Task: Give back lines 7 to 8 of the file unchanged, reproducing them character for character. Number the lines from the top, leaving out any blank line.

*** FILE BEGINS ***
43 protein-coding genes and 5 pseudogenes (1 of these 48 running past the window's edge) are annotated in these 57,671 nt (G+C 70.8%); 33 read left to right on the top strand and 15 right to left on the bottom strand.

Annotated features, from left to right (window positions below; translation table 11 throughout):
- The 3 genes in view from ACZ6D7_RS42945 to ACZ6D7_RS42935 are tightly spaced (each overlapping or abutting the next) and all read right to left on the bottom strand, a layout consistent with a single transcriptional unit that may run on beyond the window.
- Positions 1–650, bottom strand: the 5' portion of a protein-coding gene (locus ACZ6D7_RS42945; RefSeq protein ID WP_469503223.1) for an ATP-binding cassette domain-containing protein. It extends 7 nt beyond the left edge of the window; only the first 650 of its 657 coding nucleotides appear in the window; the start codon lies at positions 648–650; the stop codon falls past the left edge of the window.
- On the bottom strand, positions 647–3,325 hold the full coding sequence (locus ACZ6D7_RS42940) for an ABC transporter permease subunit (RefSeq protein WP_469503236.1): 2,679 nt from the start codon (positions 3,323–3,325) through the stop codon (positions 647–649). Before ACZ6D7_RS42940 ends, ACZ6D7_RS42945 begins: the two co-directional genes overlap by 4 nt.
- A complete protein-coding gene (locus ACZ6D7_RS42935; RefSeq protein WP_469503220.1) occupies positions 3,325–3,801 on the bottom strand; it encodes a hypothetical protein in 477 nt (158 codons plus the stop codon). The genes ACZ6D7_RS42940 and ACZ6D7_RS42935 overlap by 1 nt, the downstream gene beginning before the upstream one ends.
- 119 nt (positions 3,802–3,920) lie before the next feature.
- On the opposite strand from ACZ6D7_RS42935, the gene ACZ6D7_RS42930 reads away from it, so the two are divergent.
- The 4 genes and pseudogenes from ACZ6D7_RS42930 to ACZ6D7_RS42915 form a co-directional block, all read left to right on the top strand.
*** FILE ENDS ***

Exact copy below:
- 119 nt (positions 3,802–3,920) lie before the next feature.
- On the opposite strand from ACZ6D7_RS42935, the gene ACZ6D7_RS42930 reads away from it, so the two are divergent.